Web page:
Even as the Sensex reaches new highs, and India is touted as the next big thing in the world of business, the annual Oxfam survey has provided some sobering data. The richest 1% of Indians, the report says, have managed to capture 73% of all the wealth generated in the country last year. The report also goes on to estimate that for a minimum wage worker in rural India, it would take 941 years to earn what a top executive in a leading firm makes in a year. This glaring income gap is a huge problem for India, sitting as it is on a massive demographic dividend.
It is becoming increasingly clear that in the years after liberalisation, most of the benefits have accrued only to those who were already rich (or even relatively rich) to begin with. Issues of hunger, poverty, malnutrition and education remain largely the problem of those at the lower end of the economic spectrum. It has been estimated that by 2020, the average age of Indians will be 29. In a young country in which a majority of the population will be of an employable age, there is an urgent need to equip these young people with adequate education and skills, and, more important, fruitful employment. It is through disgruntled and unemployed youth who find it hard to make ends meet that social unrest can easily fester.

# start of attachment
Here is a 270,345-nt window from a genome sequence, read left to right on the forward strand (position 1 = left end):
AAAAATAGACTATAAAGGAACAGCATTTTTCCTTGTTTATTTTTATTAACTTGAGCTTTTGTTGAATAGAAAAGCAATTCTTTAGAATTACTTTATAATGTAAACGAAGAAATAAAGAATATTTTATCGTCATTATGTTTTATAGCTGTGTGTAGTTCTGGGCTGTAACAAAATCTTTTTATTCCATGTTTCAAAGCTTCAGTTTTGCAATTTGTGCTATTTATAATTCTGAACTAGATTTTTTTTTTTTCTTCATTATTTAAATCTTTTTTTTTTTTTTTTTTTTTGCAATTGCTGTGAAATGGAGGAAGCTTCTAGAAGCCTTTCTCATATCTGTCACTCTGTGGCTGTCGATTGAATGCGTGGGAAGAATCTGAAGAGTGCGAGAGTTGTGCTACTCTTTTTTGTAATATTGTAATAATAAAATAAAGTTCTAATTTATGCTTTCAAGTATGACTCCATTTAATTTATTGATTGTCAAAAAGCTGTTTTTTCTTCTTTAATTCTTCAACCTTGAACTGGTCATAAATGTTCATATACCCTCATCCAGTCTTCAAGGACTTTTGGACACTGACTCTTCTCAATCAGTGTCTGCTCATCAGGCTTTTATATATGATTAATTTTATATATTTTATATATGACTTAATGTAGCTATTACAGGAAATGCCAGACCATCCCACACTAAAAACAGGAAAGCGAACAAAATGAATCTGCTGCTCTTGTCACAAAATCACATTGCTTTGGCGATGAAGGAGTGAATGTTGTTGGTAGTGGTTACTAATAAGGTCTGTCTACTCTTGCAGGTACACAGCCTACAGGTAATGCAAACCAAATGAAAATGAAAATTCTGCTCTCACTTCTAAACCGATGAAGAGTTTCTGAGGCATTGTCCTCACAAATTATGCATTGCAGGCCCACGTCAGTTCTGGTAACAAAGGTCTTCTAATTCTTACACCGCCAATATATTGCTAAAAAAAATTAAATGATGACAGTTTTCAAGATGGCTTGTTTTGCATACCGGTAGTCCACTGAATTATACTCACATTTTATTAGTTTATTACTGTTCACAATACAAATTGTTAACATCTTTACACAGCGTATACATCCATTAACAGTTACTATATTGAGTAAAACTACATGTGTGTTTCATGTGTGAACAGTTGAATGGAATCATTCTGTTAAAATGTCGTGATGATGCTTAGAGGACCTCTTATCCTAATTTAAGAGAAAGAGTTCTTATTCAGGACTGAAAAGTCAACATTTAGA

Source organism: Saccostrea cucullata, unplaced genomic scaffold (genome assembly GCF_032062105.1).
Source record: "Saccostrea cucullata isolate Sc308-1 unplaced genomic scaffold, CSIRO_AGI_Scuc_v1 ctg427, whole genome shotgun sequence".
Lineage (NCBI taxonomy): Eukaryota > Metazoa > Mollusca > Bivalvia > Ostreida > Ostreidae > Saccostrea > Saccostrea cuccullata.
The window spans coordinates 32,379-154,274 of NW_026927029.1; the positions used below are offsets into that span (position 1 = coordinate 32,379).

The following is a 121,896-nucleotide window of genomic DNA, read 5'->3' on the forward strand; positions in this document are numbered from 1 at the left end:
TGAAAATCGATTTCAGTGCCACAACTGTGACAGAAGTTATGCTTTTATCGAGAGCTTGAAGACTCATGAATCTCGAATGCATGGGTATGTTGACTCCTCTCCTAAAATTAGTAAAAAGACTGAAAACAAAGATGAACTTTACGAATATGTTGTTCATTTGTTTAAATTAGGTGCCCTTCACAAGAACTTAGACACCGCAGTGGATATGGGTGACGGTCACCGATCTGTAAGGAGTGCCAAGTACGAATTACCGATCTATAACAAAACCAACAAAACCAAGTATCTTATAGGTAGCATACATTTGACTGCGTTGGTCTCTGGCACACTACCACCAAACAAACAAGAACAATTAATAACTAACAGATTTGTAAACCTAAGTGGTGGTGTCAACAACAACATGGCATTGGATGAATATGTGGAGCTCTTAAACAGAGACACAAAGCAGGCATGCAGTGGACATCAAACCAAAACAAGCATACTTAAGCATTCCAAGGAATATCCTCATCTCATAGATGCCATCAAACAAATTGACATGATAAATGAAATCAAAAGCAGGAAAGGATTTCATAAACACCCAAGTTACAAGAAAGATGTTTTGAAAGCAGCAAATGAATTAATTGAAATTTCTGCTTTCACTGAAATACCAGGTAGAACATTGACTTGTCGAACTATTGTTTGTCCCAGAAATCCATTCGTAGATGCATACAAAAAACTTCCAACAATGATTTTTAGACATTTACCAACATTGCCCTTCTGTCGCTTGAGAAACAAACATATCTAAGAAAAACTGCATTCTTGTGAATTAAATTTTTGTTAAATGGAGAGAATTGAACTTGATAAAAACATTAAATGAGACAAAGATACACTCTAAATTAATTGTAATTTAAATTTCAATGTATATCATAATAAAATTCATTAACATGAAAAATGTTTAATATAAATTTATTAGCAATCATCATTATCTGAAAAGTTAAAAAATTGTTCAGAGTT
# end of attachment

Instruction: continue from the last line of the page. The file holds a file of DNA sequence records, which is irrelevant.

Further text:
If top executives continue to earn fat salaries at the expense of those who work only for minimum wages, and the majority of employment comes from the informal sector, this income gap is only likely to widen. The need of the hour is for the government to create many more jobs for young people, invest in better social welfare schemes, and improve the state of agriculture and small businesses. An increasing income gap is the sign of an economic system that has failed its citizens. The twin crises of agriculture and viable jobs compounded with inadequate systems of education and healthcare could prove to be a rising India’s undoing.